And finally, if you’re writing, you’re also probably a voracious reader. Give the books you like a glowing Amazon or Barnes and Noble review, and you’ll have a place to start when you’re approaching those Big Names with a request to put that name on your first book. And next week, we’ll treat this topic of preparing for publication again. Meanwhile, start thinking up that pen name!

Advice for Aspiring Writers — Part the First

In the course of a blog tour to promote my debut novel, “The Heir,” I’ve been asked more than once what advice I have for aspiring writers. I hardly know why anybody would ask me such a thing. I have ONE book on the shelves, and that’s it. My experience and wisdom are quite, quite limited, so please take anything I say on the matter with more than a grain of salt.

Having offered the requisite disclaimer, however, I do have some suggestions (and will be blogging about this on the next few Mondays), the first being to write more than you aspire to write. I went to my first writer’s conference because I had turned fifty, and while I was having great good fun writing and writing, I wanted to know if my stuff had a shot at publication.

No, that’s not quite accurate: I hoped my stuff was good enough for commercial consumption, and understood that I could learn to pitch editors and agents at conferences. I shook my piggy bank, signed up for some conferences, and prepared to be brave. Within the first hour, I had the sense everybody was farther along the curve toward publication than I was. The other attendees quoted craft books to each other, reminisced about workshops where they’d learned so much, debated the strengths of various critique approaches, and went into raptures about this or that person’s query letter.

They dropped the names of editors and agents and houses and lines like publishing romance was a major league sport of which they were all fans and I had not the clue. I kept my head down, and my backside tucked in, and tried to learn as much as I could, but it was daunting.

What I learned was that completing twenty novel length manuscripts in a few years wasn’t normal. I concluded my stuff was probably not worth much, because I’d churned it out too quickly. I learned that writing that much without a critique group or even a partner wasn’t smart, it being accepted wisdom that I’d make more progress faster if I had either, or better still, both. I concluded that I’d been remiss, and started casting around for some people who could read and improve my drafts.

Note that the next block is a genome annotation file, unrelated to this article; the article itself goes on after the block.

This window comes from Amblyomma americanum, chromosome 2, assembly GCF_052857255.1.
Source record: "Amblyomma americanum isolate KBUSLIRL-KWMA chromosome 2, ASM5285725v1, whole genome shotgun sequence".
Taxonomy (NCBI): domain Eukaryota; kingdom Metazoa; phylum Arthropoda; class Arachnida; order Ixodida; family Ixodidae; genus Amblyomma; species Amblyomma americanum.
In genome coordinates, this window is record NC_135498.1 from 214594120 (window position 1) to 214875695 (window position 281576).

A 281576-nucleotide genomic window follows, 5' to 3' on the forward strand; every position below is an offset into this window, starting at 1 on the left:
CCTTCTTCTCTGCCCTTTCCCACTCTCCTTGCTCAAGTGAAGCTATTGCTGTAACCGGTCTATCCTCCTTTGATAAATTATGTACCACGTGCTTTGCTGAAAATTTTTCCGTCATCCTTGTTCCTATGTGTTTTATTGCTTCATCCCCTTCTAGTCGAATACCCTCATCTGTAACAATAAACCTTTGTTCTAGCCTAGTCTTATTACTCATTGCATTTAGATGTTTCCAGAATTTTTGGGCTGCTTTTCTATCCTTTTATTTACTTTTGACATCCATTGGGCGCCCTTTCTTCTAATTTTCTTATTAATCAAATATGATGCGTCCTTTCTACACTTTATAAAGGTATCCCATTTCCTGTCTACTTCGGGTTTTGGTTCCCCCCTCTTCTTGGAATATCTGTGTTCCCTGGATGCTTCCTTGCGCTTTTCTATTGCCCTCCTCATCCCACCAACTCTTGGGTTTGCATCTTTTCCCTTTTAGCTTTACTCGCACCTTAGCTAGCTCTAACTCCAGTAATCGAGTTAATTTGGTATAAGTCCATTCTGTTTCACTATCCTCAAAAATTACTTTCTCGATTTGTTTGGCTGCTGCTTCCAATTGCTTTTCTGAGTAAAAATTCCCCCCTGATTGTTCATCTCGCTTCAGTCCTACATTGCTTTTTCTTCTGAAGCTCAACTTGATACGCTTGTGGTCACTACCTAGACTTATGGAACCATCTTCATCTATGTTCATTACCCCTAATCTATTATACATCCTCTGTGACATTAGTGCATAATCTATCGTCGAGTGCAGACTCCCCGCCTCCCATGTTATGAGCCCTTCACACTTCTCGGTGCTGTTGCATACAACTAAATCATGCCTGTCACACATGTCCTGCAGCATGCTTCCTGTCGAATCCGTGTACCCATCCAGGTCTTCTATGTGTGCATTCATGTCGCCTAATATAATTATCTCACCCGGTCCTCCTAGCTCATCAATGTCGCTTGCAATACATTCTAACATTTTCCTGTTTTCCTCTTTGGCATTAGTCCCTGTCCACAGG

I learned that everybody with any substance at all as a fiction writer has a preferred plotting device, whether it’s GMC charts (goal/motivation/conflict), story boards, or archetypal heroic journey constructs. They have character development tools, and writing plans, and word count goals, and all manner of writerly paraphernalia. I concluded that I didn’t know jack, and I’d better start over and try again and get with the program here, or my laughable little attempts at telling a love story were never going to go anywhere.

All of which lasted a few weeks, before I was back writing and writing, having a great time—no crit groups, no craft books, no plot devices, just me and my computer and my imagination. At the next year’s conference, I decided to start pitching. The first person I pitched ended up offering me a nine book deal.

My point is not that you should toss out the craft books, abandon the crit groups, and jettison the plotting devices. If they work for you, hang onto to them with all your strength. My point is that you and only you will know if something makes the writing better, or simply wastes your time and energy, bewilders you, and saps your confidence and joy in the writing process, while providing a bunch of other—well intended, perfectly nice—people who are not you something to talk about when they’re having a grand time not really writing. Don’t aspire to write. Write.